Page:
ISBA Board accepts report calling for law school reform

ISBA President John E. Thies (center) with the co-chairs of the Special Committee on the Impact of Law School Debt on the Delivery of Legal Services, Justice Ann B. Jorgensen and Dennis J. Orsey.The Illinois State Bar Association has released a 53-page report, supported with research and testimony from statewide hearings, that calls for dramatic changes in the way law schools deliver education.

“The current system of educating law students is unsustainable,” said ISBA President John E. Thies, of Urbana, IL. ”The debt burden of new attorneys, combined with the difficult job market, is having a detrimental effect on the public’s ability to access quality legal services.”

In June 2012, Thies appointed a Special Committee on the Impact of Law School Debt on the Delivery of Legal Services, co-chaired by Illinois Appellate Court justice Ann B. Jorgensen of Wheaton and attorney Dennis J. Orsey of Granite City. Their report and recommendations were accepted on Friday, March 8, at a meeting of the ISBA Board of Governors in Urbana, and the Board recommended that the ISBA’s policy-making Assembly approve the report at its next meeting in June.

The Special Committee conducted a series of five hearings around the state receiving testimony from private attorneys, government attorneys, public defenders, legal aid lawyers, law students, judges, law professors and law school deans. Testimony centered on their “front line” experiences with the burden of school debt as new graduates begin their practices. Based on the testimony and other research, the Special Committee concluded that the law school debt crisis is seriously and negatively impacting the quality and availability of legal services that the legal profession provides in Illinois.

According to the report, “The average student graduates from law school today with over $100,000 of law school debt. After adding accrued interest, undergraduate debt, and bar study loans, the debt burden of new attorneys frequently increases to $150,000 to $200,000, levels of debt that impose a crushing burden on new lawyers.”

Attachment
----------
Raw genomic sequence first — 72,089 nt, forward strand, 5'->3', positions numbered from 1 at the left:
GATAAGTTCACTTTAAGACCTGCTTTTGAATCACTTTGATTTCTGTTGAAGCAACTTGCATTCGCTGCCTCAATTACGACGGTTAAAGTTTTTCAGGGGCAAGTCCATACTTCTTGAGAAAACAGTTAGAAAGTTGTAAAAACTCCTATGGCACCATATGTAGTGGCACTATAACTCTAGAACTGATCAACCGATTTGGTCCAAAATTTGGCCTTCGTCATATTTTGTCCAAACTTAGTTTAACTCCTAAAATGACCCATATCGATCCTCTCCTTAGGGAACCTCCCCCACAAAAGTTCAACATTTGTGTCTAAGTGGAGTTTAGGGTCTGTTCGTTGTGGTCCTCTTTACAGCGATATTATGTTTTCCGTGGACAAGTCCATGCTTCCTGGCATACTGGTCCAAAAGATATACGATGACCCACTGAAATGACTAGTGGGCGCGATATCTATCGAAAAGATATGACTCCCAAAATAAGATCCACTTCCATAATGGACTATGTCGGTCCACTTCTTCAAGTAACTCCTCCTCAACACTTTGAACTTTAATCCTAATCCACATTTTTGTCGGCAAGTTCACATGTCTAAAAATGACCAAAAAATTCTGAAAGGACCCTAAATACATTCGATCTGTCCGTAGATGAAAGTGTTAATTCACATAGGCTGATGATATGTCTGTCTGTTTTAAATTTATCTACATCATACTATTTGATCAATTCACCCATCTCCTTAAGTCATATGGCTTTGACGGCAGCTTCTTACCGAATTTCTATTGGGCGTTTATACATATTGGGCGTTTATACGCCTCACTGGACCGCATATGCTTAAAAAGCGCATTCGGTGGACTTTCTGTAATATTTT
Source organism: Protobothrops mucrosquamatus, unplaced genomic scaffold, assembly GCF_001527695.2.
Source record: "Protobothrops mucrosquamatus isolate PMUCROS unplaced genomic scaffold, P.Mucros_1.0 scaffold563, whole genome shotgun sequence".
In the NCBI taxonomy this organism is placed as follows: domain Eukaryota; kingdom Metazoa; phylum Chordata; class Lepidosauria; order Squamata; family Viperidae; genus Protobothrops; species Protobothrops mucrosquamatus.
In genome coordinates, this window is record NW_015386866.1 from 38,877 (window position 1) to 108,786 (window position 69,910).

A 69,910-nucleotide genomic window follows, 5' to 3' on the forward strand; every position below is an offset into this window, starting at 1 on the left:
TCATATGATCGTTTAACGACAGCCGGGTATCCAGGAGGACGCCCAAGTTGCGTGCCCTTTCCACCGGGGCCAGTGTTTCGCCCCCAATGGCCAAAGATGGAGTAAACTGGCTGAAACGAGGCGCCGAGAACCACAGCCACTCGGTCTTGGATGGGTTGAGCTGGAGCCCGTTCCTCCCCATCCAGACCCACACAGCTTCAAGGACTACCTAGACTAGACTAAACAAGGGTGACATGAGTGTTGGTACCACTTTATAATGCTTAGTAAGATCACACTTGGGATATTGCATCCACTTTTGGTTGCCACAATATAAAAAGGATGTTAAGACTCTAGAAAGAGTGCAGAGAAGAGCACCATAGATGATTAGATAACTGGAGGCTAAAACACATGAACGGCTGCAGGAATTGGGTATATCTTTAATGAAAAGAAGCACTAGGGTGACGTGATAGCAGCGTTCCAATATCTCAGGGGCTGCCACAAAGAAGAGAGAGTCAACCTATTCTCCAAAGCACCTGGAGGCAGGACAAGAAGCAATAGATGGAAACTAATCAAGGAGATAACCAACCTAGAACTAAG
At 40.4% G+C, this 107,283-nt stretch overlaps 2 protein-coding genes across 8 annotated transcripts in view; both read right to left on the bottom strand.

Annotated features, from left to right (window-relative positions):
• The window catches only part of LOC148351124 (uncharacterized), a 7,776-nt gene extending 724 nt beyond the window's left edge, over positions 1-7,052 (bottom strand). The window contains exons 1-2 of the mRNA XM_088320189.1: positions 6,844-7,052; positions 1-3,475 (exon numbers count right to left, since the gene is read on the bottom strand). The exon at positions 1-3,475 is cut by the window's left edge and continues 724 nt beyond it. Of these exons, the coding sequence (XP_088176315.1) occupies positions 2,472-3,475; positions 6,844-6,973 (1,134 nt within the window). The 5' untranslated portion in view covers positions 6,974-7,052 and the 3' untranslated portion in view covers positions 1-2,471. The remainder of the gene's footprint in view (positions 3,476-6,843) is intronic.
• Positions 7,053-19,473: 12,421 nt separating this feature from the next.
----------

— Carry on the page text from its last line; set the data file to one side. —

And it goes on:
The Special Committee made a series of recommendations to mitigate the law school debt crisis and transform legal education to focus on educating lawyers at an affordable price.

  • Congress and the Department of Education should place reasonable limits on the amount that law students can borrow from the federal government.
  • Rather than allowing all accredited law schools to enroll students receiving federal student loans, Congress should restrict federal loan eligibility to schools whose graduates meet certain employment and debt-repayment outcomes.
  • The federal government should ensure that funds available in these programs are targeted to students most in need.
  • Law schools must have the ability to experiment with new models of legal education to find the best ways to control costs while still delivering a quality education.
  • Law schools themselves must transform their curricula to more emphasis on practice-oriented courses, with greater focus during the second and third years of school on helping students transition to practice through apprenticeships, practical courses and teaching assistantships, rather than the more traditional doctrinal courses. Needed reforms also include changes to law school faculty.

“There will be a strong role for the organized bar in helping ensure change,” said Thies. “These include facilitating apprenticeships, pro bono projects, facilitating the sale of rural law practices to young lawyers, and providing debt counseling and resources for lawyers and prospective law students.”

NOTE: The  full “Report and Recommendations of the Illinois State Bar Association Special Committee on the Impact of Law School Debt on the Delivery of Legal Services” is available at

Posted on March 12, 2013 by Chris Bonjean

Member Comments (2)

Student loans and law school reporting became bloated and detached from reality. As a recent graduate I appreciate the recommendations towards bringing more transparency, and a leaner more efficient system.

I'm not clear about the recommended restrictions on the amount the U.S. Department of Educations allows students to borrow. If students are able to borrow less from the federal loan program, and the cost of tuition remains the same, is the purpose behind the reform movement being achieved? In this scenario, it seems there would either be less people who would be able to go to law school, or more people making up the difference in private loans. Are there also requirements that law schools keep their tuition rates at a certain amount?

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